Thursday, March 28, 2013

March 28, 1973

In public, or close to in public, a landmark: a hearing of the Ervin Committee. It comes about because James McCord is reluctant to continue with the committee attorney and demands to speak to the full committee. They agree to hold a closed hearing; Ervin himself is unable to attend. It rapidly leaks out, with Connecticut maverick Republican Lowell Weicker the main source. And it's big news: McCord, having already named Magruder and Dean, now says that John Mitchelll and Chuck Colson had prior knowledge of the break-in.

However, it turns out that the real breakthrough was someone else McCord mentions: Jeb Magruder's assistant at CRP, Robert Reisner. Reisner had never been questioned by the FBI or the prosecutors, but he knew about all three Gemstone meetings, and had even been the one deputized by Magruder to tell Liddy, eventually, that the final plan was approved.

Meanwhile, in the White House, another series of meetings, with John Mitchell coming down after yesterday's request. Haldeman's diary, on his first meeting with the president: "We need to decide what to do if events overrun us."

That's in the morning. They meet again early in the afternoon, after Haldeman has learned more of what Magruder is now saying:


Haldeman: John [Ehrlichman] talked to Dean on what Jeb [Magruder] had told him....[J]ust trying to lay out what he thinks, what happened here is that the whole intelligence plan was hatched here at the White House by Hunt, Liddy, and Colson. And Colson called Jeb twice to tell him to get going on this thing, and specifically referred to the Larry O'Brien information. [...] [Magruder] says that there were four people in the White House who had full knowledge of the Watergate operation -- Colson, Dick Howard, who worked for Colson, Gordon Strachan, and Haldeman.
Haldeman: And Haldeman because Gordon Strachan told him that I approved the plan. Now Gordon Strachan says flatly and absolutely that he did not know and that I did not approve the plan...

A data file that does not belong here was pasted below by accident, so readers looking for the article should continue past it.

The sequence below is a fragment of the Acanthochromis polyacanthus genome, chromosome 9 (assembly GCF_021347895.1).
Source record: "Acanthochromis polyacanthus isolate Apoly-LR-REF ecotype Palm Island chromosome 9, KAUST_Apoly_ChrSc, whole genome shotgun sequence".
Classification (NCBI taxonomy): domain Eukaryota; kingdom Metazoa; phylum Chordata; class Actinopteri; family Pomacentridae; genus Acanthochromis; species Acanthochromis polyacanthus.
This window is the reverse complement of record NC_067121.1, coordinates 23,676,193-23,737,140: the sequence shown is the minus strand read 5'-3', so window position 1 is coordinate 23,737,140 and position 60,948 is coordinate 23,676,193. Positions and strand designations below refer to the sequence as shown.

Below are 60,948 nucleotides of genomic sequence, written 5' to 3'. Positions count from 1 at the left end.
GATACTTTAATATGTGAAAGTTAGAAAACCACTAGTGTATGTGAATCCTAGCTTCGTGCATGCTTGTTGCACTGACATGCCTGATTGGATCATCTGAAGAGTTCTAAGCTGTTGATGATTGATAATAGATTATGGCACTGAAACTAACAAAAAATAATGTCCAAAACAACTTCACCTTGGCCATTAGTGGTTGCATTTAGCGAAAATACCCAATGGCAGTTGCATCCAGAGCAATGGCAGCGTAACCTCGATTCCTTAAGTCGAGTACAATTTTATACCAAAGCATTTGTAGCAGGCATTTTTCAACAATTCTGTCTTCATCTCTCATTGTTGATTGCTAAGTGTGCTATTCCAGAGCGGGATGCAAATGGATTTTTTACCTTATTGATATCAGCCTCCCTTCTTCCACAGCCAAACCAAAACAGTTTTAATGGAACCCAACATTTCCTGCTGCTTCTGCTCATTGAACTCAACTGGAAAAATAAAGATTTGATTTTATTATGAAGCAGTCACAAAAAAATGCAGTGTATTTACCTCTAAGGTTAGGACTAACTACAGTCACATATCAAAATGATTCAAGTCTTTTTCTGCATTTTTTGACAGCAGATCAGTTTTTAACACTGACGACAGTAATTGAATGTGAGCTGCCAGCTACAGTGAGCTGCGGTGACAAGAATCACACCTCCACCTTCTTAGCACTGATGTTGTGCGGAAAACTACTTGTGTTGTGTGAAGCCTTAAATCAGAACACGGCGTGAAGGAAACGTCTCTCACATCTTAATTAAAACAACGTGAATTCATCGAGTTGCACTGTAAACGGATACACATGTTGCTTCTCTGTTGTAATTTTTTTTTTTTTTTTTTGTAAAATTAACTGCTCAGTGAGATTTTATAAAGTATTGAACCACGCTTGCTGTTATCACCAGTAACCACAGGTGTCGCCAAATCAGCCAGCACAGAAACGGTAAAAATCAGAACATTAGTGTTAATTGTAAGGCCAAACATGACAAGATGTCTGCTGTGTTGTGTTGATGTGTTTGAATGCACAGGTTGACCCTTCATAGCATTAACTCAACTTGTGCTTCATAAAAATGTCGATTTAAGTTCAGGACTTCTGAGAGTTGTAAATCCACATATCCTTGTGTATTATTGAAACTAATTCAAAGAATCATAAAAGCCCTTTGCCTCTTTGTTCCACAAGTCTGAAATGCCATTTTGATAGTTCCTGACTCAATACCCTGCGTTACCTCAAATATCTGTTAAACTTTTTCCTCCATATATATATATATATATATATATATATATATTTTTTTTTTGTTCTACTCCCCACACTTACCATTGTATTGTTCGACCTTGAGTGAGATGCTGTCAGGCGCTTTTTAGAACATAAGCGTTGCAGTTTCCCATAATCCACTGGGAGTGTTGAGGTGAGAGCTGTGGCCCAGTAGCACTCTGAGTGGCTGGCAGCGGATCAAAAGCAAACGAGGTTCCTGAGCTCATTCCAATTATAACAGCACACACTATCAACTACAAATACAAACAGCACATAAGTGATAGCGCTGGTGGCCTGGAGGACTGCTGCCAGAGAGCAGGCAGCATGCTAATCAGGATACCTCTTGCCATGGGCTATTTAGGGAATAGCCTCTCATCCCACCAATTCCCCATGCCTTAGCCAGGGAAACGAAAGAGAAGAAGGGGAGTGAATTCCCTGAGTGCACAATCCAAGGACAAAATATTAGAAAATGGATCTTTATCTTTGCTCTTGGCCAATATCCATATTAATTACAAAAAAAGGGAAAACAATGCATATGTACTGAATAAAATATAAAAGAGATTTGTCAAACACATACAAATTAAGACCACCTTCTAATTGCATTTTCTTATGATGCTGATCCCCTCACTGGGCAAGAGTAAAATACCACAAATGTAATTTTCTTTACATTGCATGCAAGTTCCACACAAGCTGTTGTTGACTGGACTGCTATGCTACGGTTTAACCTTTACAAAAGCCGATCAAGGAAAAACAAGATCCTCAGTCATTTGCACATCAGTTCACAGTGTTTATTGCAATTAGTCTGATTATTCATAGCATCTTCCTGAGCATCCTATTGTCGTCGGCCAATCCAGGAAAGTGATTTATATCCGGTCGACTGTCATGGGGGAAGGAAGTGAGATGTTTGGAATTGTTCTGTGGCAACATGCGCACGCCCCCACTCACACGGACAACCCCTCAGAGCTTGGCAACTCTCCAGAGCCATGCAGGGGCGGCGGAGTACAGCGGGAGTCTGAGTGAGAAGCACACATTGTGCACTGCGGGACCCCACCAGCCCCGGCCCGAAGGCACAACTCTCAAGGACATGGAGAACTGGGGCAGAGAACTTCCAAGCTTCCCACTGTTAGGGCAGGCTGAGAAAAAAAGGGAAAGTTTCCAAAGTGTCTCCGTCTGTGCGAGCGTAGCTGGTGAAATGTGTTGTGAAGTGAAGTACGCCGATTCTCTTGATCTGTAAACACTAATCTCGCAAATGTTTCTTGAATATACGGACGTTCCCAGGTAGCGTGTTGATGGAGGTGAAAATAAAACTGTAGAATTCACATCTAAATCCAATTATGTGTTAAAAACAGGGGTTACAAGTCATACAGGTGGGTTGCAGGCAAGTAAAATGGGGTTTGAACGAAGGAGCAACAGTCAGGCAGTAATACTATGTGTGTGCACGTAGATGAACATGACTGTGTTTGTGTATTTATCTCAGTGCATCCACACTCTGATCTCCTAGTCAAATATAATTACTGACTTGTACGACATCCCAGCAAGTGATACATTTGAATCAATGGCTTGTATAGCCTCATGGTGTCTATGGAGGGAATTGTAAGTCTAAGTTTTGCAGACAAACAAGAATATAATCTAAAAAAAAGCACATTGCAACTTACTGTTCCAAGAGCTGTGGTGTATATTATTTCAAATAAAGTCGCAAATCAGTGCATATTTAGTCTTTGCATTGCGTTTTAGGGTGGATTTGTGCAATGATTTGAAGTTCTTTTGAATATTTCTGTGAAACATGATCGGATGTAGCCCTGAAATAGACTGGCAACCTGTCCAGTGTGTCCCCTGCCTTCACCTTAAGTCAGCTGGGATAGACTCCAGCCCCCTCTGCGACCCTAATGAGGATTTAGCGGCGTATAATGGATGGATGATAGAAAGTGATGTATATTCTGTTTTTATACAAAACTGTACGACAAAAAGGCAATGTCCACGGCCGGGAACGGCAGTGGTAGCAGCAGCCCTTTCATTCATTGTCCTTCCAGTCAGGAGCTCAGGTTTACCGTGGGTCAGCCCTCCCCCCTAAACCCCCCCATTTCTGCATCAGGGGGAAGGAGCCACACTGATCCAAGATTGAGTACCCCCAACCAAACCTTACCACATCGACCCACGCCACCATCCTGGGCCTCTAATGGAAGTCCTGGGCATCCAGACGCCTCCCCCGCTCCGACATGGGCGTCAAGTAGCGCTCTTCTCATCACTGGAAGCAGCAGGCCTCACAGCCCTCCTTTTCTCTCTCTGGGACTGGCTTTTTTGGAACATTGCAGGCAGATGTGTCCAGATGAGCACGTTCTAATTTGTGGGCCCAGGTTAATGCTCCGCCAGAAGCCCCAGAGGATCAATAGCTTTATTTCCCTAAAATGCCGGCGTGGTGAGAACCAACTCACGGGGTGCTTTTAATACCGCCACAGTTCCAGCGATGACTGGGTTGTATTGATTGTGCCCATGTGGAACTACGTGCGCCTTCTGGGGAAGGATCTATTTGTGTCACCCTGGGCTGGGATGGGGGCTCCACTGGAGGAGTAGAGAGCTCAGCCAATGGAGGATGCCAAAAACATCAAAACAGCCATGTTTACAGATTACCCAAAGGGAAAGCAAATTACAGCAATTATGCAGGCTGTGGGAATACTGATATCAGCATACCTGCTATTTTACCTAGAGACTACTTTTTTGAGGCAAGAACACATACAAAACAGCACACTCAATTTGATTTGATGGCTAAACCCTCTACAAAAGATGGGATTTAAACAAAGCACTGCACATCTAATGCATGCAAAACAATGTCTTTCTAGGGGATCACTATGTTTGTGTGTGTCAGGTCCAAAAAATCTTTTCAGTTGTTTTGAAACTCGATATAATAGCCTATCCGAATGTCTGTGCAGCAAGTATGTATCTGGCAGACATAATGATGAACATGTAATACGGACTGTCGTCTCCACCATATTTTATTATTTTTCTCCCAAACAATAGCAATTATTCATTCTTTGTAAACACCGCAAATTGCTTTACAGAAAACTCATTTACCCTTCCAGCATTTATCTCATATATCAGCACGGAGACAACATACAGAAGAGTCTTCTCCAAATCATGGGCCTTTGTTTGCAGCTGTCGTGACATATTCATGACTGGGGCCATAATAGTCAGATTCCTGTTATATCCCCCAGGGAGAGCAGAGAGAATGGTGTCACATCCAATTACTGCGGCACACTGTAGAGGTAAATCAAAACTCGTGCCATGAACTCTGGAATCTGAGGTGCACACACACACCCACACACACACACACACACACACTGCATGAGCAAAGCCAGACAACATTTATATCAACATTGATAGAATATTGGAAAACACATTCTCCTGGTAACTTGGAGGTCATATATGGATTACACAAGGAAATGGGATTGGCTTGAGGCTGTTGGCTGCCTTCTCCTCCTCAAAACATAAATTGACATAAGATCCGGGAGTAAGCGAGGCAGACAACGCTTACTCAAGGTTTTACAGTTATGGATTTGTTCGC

President Nixon: And you didn't approve the plan.

Haldeman: No, sir. I did not.

President Nixon: But I think it's the important thing here that Strachan says it too.


They continue, talking now about Magruder's charge that Dean coordinated his (Magruder's) perjury, but that the problem now is that Dean is surely going to the grand jury and wants to tell a different story -- one that will undercut Magruder. Remember, Magruder's story -- everyone's story -- was that Liddy and Dean ran off unauthorized, with no one at the committee or the White House knowing anything about it, and siphoning off moneys that were given for something else. Now Dean wants to testify about the two Gemstone meetings so that he can say that he, Dean, opposed Gemstone. Which, so far, isn't supposed to exist (the problem being that Dean, who hasn't yet testified, doesn't want to commit perjury).

Haldeman then has John Dean in to talk to Mitchell and Magruder. Dean is only just now back from Camp David, where he still isn't writing the Dean Report, and now he asks Mitchell about it all. In his conversation with Mitchell, Dean says that Mitchell confessed. The story, as Emery relays it, is that Dean talks to Mitchell about the two Gemstone meetings he attended, and then at Mitchell's urging speculates that "Colson and Haldeman had piled on the pressure" and Mitchell eventually just authorized the thing to get rid of it. To which Mitchell replies: "Your theory is right, except we thought it would be one or two times removed from the committee." So that's Dean's story; Mitchell, however, denies it.

Dean also tells Haldeman, in addition to all that, that he is planning to consult a criminal attorney about the situation, something that Colson has been urging the president to do because none of the staff has expertise in what they're up against now.

Nixon and Haldeman mention this in their evening phone call:


President Nixon:...I think the difficulty in Dean's case is that (unintelligible) he can hire a criminal lawyer and so forth and so on, but where's that going to lead him? I mean, if you look at Dean, why I suppose --

Haldeman: We, he may show him a way around this, you know, that's a technicality basis or something like that.

President Nixon: I really feel that Dean's -- Dean is a damn good thing here. You know what I mean? I think I would stand on that. I mean, I personally would stand back of him on it, what the White House counsel simply can't talk. You know?

Haldeman: Well, but he's got to talk on his own charge. I mean, if he's charged directly, unless he takes the Fifth, and then you've got to fire him.

President Nixon: Well, maybe that has to e done. What good would that do? Then the question is about the others.

Haldeman: Yeah. And Dean's capable of talking just like Magruder is, if you undercut him very far too.

President Nixon: Oh, Christ, I wouldn't think of undercutting him. Never. He's been a hero, really.

Haldeman: Yeah.

President Nixon: Really, he's been a sturdy, like a giant. No, no, no, no, no.[...]
President Nixon: Be sure he knows we -- that he's backed to the hilt, doesn't he?

Haldeman: Oh yeah. He's in good shape.

President Nixon: Just thinks this won't work?

Haldeman: He just sees what at the moment is a knotty problem that he doesn't see the end...

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